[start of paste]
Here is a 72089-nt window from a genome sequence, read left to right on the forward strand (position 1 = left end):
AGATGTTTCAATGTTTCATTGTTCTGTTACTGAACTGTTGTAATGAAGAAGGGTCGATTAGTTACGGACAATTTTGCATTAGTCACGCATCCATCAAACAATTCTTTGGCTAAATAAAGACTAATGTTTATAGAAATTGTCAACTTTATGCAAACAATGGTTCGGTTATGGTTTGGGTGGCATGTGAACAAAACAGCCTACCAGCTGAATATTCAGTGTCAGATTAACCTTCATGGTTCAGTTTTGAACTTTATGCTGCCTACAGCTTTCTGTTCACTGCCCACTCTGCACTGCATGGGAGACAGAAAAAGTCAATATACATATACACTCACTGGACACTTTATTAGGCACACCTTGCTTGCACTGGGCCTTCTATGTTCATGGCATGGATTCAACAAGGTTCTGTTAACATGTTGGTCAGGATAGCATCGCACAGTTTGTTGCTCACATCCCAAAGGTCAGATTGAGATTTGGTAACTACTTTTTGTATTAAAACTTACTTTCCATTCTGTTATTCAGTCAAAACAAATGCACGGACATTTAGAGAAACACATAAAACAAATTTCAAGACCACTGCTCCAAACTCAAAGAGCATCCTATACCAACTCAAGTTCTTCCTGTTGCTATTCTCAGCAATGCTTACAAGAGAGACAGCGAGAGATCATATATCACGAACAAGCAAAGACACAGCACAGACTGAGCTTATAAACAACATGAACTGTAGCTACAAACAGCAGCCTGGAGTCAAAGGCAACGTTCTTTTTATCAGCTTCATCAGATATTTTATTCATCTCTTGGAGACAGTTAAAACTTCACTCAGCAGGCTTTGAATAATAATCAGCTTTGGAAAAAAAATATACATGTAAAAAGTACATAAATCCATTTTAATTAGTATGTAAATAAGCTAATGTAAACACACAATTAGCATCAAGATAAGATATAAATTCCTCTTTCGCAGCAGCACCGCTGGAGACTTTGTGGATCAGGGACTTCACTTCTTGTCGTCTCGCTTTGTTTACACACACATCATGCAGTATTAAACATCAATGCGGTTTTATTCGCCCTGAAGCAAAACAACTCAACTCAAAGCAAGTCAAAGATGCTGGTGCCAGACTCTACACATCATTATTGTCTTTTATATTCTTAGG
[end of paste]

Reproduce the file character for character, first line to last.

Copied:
Here is a 72089-nt window from a genome sequence, read left to right on the forward strand (position 1 = left end):
AGATGTTTCAATGTTTCATTGTTCTGTTACTGAACTGTTGTAATGAAGAAGGGTCGATTAGTTACGGACAATTTTGCATTAGTCACGCATCCATCAAACAATTCTTTGGCTAAATAAAGACTAATGTTTATAGAAATTGTCAACTTTATGCAAACAATGGTTCGGTTATGGTTTGGGTGGCATGTGAACAAAACAGCCTACCAGCTGAATATTCAGTGTCAGATTAACCTTCATGGTTCAGTTTTGAACTTTATGCTGCCTACAGCTTTCTGTTCACTGCCCACTCTGCACTGCATGGGAGACAGAAAAAGTCAATATACATATACACTCACTGGACACTTTATTAGGCACACCTTGCTTGCACTGGGCCTTCTATGTTCATGGCATGGATTCAACAAGGTTCTGTTAACATGTTGGTCAGGATAGCATCGCACAGTTTGTTGCTCACATCCCAAAGGTCAGATTGAGATTTGGTAACTACTTTTTGTATTAAAACTTACTTTCCATTCTGTTATTCAGTCAAAACAAATGCACGGACATTTAGAGAAACACATAAAACAAATTTCAAGACCACTGCTCCAAACTCAAAGAGCATCCTATACCAACTCAAGTTCTTCCTGTTGCTATTCTCAGCAATGCTTACAAGAGAGACAGCGAGAGATCATATATCACGAACAAGCAAAGACACAGCACAGACTGAGCTTATAAACAACATGAACTGTAGCTACAAACAGCAGCCTGGAGTCAAAGGCAACGTTCTTTTTATCAGCTTCATCAGATATTTTATTCATCTCTTGGAGACAGTTAAAACTTCACTCAGCAGGCTTTGAATAATAATCAGCTTTGGAAAAAAAATATACATGTAAAAAGTACATAAATCCATTTTAATTAGTATGTAAATAAGCTAATGTAAACACACAATTAGCATCAAGATAAGATATAAATTCCTCTTTCGCAGCAGCACCGCTGGAGACTTTGTGGATCAGGGACTTCACTTCTTGTCGTCTCGCTTTGTTTACACACACATCATGCAGTATTAAACATCAATGCGGTTTTATTCGCCCTGAAGCAAAACAACTCAACTCAAAGCAAGTCAAAGATGCTGGTGCCAGACTCTACACATCATTATTGTCTTTTATATTCTTAGG